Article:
Thin provisioning

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In computing, thin provisioning involves using virtualization technology to give the appearance of having more physical resources than are actually available. If a system always has enough resource to simultaneously support all of the virtualized resources, then it is not thin provisioned. The term thin provisioning is applied to disk layer in this article, but could refer to an allocation scheme for any resource. For example, real memory in a computer is typically thin-provisioned to running tasks with some form of address translation technology doing the virtualization. Each task acts as if it has real memory allocated. The sum of the allocated virtual memory assigned to tasks typically exceeds the total of real memory.

The efficiency of thin or thick/fat provisioning is a function of the use case, not of the technology. Thick provisioning is typically more efficient when the amount of resource used very closely approximates to the amount of resource allocated. Thin provisioning offers more efficiency where the amount of resource used is much smaller than allocated, so that the benefit of providing only the resource needed exceeds the cost of the virtualization technology used.

Just-in-time allocation differs from thin provisioning. Most file systems back files just-in-time but are not thin provisioned. Overallocation also differs from thin provisioning; resources can be over-allocated / oversubscribed without using virtualization technology, for example overselling seats on a flight without allocating actual seats at time of sale, avoiding having each consumer having a claim on a specific seat number.

Thin provisioning is a mechanism that applies to large-scale centralized computer disk-storage systems, SANs, and storage virtualization systems. Thin provisioning allows space to be easily allocated to servers, on a just-enough and just-in-time basis. Thin provisioning is called "sparse volumes" in some contexts.


Thin provisioning, in a shared-storage environment, provides a method for optimizing utilization of available storage. It relies on on-demand allocation of blocks of data versus the traditional method of allocating all the blocks in advance. This methodology eliminates almost all whitespace which helps avoid the poor utilization rates, often as low as 10%, that occur in the traditional storage allocation method where large pools of storage capacity are allocated to individual servers but remain unused (not written to). This traditional model is often called "fat" or "thick" provisioning.

With thin provisioning, storage capacity utilization efficiency can be automatically driven up towards 100% with very little administrative overhead. Organizations can purchase less storage capacity up front, defer storage capacity upgrades in line with actual business usage, and save the operating costs (electricity and floorspace) associated with keeping unused disk capacity spinning.

Thin technology on a storage virtualization frame was first introduced by VMware as part of their VMware Workstation and VMware ESX products in early 2001.[1] Previous systems generally required large amounts of storage to be physically pre-allocated because of the complexity and impact of growing volume (LUN) space. Thin provisioning enables over-allocation or over-subscription.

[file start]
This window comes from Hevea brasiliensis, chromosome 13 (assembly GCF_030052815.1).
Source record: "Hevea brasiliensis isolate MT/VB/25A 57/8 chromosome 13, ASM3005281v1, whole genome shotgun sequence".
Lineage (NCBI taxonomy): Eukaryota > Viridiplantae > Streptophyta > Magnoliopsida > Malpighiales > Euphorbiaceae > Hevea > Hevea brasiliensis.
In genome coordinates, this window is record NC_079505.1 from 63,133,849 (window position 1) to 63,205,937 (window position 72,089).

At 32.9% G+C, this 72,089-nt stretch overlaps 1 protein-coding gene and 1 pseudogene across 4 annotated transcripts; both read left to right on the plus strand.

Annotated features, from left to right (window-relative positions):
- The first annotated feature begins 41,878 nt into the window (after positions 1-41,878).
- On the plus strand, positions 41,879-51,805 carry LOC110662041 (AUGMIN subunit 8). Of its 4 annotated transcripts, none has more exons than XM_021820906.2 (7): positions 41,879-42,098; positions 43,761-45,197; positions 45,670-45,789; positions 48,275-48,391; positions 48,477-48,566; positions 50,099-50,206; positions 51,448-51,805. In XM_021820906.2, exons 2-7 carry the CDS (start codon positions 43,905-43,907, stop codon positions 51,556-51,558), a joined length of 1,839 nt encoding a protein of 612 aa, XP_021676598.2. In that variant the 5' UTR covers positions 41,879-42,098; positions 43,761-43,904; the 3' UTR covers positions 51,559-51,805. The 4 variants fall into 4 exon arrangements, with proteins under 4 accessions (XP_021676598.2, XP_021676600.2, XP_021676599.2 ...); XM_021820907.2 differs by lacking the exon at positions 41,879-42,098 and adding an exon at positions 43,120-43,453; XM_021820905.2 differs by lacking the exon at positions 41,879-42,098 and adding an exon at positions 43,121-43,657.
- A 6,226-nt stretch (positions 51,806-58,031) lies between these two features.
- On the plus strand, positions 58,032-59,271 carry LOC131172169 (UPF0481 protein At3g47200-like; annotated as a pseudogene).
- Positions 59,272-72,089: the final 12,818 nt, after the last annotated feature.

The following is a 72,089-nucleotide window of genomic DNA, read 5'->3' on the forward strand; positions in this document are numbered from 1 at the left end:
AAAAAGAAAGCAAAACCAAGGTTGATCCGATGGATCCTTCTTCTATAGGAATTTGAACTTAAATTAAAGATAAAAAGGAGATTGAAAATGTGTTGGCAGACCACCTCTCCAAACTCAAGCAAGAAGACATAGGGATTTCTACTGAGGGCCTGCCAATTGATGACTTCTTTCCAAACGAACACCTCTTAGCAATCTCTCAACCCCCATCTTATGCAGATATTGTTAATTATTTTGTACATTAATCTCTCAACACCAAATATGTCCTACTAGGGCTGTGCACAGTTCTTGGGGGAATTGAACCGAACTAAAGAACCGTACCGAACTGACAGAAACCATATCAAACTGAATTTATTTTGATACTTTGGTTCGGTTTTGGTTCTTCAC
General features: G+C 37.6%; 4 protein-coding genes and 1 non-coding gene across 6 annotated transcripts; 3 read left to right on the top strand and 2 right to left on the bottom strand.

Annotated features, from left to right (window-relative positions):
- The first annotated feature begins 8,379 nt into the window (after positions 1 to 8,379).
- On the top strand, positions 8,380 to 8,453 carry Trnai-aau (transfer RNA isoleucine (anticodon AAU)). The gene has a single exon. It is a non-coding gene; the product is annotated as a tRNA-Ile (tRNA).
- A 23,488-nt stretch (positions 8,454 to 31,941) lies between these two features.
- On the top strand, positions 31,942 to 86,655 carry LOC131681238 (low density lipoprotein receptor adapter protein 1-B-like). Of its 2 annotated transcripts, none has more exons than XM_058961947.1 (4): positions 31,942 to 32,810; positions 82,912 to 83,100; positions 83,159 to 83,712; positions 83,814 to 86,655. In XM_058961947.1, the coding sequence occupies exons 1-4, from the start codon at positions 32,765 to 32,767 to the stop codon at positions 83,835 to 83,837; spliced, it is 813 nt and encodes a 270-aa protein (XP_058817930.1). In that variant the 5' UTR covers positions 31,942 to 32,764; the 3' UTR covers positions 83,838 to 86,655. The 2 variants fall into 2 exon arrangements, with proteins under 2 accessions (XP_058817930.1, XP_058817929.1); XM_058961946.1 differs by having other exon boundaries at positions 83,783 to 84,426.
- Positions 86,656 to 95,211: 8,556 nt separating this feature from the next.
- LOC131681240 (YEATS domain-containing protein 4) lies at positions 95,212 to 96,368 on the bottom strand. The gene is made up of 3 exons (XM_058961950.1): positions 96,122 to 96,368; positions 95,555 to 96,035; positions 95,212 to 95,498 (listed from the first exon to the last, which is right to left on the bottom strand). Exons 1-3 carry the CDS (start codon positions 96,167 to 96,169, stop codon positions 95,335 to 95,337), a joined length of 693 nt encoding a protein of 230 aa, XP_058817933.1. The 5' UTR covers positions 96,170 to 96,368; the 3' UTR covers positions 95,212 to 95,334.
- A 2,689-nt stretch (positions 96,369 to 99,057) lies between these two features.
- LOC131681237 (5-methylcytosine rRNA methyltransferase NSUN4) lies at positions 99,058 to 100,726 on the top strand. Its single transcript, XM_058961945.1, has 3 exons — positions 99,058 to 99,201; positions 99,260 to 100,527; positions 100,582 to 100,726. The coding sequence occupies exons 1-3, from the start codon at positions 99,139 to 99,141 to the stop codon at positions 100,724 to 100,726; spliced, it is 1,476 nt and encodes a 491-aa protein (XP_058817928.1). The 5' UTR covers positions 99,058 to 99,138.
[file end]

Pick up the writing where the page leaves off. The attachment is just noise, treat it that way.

Over-allocation or over-subscription is a mechanism that allows a server to view more storage capacity than has been physically reserved on the storage array itself. This allows flexibility in growth of storage volumes, without having to predict accurately how much a volume will grow. Instead, block growth becomes sequential. Physical storage capacity on the array is only dedicated when data is actually written by the application, not when the storage volume is initially allocated. The servers, and by extension the applications that reside on them, view a full size volume from the storage but the storage itself only allocates the blocks of data when they are written.

As a practical consideration, a storage manager needs to monitor actual storage used, adding additional storage capacity such as disks, tapes, solid-state drives (SSD), etc. as necessary to satisfy the write requests of the server and residing application(s).

The over-allocation concept was first introduced when StorageTek (STK) announced their Iceberg product in 1991 (released later in 1994).[2][3]

Banking analogy[edit]

There is an analogy between thin provisioning in computers and the keeping of cash reserve ratios in banks. Much as all processes running on a computer whose memory is thinly provisioned may not simultaneously use the sum total of their allotments of memory because it does not all exist in the computer at one time; if all depositors to a bank simultaneously close their accounts by taking cash withdrawals, a bank run ensues, since their combined total usually exceeds the cash kept by the bank.

See also[edit]


  1. ^ Mike Laverick. "Thin provisioning myth-busters: The benefits of thin virtual disks". Since the days of VMware ESX 3, many IT folks have been wary of thin virtual disks...
  2. ^ "Iceberg finally thaws out". Computerworld. May 2, 1994.
  3. ^ Jon William Toigo. "Thin Is In -- Or Is It?". It was first offered by StorageTek, prior to its acquisition by Sun Microsystems, in its Iceberg (mainframe) and Shared Virtual Array (SVA) (open systems) arrays

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